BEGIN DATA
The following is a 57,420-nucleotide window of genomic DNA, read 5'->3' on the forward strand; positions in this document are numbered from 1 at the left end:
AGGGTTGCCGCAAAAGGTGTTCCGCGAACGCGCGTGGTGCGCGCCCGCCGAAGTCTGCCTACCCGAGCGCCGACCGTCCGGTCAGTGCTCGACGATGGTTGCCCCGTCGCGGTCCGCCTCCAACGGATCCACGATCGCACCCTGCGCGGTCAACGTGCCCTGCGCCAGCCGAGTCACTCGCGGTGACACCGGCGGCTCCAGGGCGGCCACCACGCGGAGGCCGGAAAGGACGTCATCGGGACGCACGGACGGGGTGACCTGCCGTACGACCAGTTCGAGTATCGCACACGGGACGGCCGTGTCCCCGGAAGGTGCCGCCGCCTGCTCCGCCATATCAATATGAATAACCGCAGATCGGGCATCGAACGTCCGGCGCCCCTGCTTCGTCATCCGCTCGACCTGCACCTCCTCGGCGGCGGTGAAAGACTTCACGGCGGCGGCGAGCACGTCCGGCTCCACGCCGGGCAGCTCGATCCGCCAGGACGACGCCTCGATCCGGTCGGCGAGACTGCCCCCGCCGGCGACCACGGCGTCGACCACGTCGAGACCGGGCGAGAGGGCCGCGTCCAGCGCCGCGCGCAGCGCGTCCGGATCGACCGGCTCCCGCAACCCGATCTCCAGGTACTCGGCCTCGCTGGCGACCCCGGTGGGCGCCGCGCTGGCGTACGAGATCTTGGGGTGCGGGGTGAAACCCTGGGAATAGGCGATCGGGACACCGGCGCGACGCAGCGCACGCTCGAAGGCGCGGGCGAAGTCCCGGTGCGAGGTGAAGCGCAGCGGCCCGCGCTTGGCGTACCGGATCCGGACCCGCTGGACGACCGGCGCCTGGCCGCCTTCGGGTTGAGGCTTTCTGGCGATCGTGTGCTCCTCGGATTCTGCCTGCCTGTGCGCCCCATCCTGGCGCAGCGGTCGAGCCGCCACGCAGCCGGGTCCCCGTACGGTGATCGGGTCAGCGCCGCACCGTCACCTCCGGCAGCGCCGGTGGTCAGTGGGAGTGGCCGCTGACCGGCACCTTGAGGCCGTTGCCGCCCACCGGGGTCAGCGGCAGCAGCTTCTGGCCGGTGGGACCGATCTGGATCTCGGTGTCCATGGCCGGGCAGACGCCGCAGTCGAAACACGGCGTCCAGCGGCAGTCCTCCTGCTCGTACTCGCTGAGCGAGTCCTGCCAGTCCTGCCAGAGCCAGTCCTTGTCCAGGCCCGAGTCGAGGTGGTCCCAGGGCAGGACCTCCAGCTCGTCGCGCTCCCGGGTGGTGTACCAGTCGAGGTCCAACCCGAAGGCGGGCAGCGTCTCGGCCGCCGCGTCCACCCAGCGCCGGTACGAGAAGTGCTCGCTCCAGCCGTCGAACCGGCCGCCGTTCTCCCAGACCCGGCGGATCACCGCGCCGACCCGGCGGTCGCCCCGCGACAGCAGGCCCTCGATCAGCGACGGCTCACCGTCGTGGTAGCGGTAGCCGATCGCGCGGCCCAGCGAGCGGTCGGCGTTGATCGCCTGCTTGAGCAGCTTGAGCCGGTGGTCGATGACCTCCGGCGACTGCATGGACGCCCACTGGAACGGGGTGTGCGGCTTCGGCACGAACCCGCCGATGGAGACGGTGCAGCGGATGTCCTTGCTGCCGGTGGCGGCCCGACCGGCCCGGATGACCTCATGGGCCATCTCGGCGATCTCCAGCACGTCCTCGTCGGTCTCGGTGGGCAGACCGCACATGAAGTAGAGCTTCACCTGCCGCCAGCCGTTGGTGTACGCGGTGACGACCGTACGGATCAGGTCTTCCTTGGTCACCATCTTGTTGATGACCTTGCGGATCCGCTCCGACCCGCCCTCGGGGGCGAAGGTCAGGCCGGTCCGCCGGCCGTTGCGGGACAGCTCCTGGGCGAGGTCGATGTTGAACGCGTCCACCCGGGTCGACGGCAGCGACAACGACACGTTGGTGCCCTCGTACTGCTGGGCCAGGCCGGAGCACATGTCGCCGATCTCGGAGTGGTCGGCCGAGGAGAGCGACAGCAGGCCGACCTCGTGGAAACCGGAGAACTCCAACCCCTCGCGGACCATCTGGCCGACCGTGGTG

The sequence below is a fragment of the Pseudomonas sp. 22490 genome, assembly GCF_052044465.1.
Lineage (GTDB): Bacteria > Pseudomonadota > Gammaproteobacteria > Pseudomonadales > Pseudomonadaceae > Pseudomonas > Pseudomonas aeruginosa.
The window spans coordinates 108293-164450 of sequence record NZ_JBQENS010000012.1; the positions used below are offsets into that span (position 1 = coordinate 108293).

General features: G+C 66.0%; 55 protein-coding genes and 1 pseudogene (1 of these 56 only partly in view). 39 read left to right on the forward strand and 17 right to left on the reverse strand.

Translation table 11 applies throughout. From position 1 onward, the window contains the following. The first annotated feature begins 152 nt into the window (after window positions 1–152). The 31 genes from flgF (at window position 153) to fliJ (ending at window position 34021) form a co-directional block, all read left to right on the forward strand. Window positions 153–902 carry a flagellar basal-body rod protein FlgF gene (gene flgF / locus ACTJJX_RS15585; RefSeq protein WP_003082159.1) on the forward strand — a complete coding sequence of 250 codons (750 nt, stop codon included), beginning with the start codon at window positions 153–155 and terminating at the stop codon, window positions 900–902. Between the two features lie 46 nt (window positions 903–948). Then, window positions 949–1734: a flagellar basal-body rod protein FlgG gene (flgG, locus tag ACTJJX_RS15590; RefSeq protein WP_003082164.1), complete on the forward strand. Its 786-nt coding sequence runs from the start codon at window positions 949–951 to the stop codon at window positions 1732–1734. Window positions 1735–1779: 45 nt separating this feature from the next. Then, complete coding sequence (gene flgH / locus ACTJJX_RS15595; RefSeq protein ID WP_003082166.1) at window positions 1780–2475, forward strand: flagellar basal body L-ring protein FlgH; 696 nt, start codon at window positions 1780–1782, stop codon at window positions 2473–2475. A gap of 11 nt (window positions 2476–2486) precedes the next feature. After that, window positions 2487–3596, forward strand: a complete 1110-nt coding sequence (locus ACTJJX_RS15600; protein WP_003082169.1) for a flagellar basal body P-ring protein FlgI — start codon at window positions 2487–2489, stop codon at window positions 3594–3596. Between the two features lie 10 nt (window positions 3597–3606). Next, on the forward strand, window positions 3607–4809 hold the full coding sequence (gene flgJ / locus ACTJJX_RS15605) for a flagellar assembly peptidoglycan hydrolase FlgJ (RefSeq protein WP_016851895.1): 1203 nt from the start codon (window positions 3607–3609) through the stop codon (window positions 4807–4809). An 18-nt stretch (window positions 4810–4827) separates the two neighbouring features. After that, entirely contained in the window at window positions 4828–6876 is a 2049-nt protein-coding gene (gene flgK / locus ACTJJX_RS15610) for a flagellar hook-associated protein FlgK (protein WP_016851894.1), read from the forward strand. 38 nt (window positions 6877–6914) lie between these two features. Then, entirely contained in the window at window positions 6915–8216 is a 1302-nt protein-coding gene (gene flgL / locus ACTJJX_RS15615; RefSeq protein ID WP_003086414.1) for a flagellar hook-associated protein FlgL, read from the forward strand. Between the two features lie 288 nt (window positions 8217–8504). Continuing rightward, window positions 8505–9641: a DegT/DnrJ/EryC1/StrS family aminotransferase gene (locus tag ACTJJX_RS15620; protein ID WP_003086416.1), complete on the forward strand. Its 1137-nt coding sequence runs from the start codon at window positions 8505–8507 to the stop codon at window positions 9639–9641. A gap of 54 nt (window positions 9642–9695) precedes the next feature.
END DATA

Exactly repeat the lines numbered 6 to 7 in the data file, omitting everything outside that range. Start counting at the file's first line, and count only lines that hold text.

General features: G+C 66.0%; 55 protein-coding genes and 1 pseudogene (1 of these 56 only partly in view). 39 read left to right on the forward strand and 17 right to left on the reverse strand.

Translation table 11 applies throughout. From position 1 onward, the window contains the following. The first annotated feature begins 152 nt into the window (after window positions 1–152). The 31 genes from flgF (at window position 153) to fliJ (ending at window position 34021) form a co-directional block, all read left to right on the forward strand. Window positions 153–902 carry a flagellar basal-body rod protein FlgF gene (gene flgF / locus ACTJJX_RS15585; RefSeq protein WP_003082159.1) on the forward strand — a complete coding sequence of 250 codons (750 nt, stop codon included), beginning with the start codon at window positions 153–155 and terminating at the stop codon, window positions 900–902. Between the two features lie 46 nt (window positions 903–948). Then, window positions 949–1734: a flagellar basal-body rod protein FlgG gene (flgG, locus tag ACTJJX_RS15590; RefSeq protein WP_003082164.1), complete on the forward strand. Its 786-nt coding sequence runs from the start codon at window positions 949–951 to the stop codon at window positions 1732–1734. Window positions 1735–1779: 45 nt separating this feature from the next. Then, complete coding sequence (gene flgH / locus ACTJJX_RS15595; RefSeq protein ID WP_003082166.1) at window positions 1780–2475, forward strand: flagellar basal body L-ring protein FlgH; 696 nt, start codon at window positions 1780–1782, stop codon at window positions 2473–2475. A gap of 11 nt (window positions 2476–2486) precedes the next feature. After that, window positions 2487–3596, forward strand: a complete 1110-nt coding sequence (locus ACTJJX_RS15600; protein WP_003082169.1) for a flagellar basal body P-ring protein FlgI — start codon at window positions 2487–2489, stop codon at window positions 3594–3596. Between the two features lie 10 nt (window positions 3597–3606). Next, on the forward strand, window positions 3607–4809 hold the full coding sequence (gene flgJ / locus ACTJJX_RS15605) for a flagellar assembly peptidoglycan hydrolase FlgJ (RefSeq protein WP_016851895.1): 1203 nt from the start codon (window positions 3607–3609) through the stop codon (window positions 4807–4809). An 18-nt stretch (window positions 4810–4827) separates the two neighbouring features. After that, entirely contained in the window at window positions 4828–6876 is a 2049-nt protein-coding gene (gene flgK / locus ACTJJX_RS15610) for a flagellar hook-associated protein FlgK (protein WP_016851894.1), read from the forward strand. 38 nt (window positions 6877–6914) lie between these two features. Then, entirely contained in the window at window positions 6915–8216 is a 1302-nt protein-coding gene (gene flgL / locus ACTJJX_RS15615; RefSeq protein ID WP_003086414.1) for a flagellar hook-associated protein FlgL, read from the forward strand. Between the two features lie 288 nt (window positions 8217–8504). Continuing rightward, window positions 8505–9641: a DegT/DnrJ/EryC1/StrS family aminotransferase gene (locus tag ACTJJX_RS15620; protein ID WP_003086416.1), complete on the forward strand. Its 1137-nt coding sequence runs from the start codon at window positions 8505–8507 to the stop codon at window positions 9639–9641. A gap of 54 nt (window positions 9642–9695) precedes the next feature.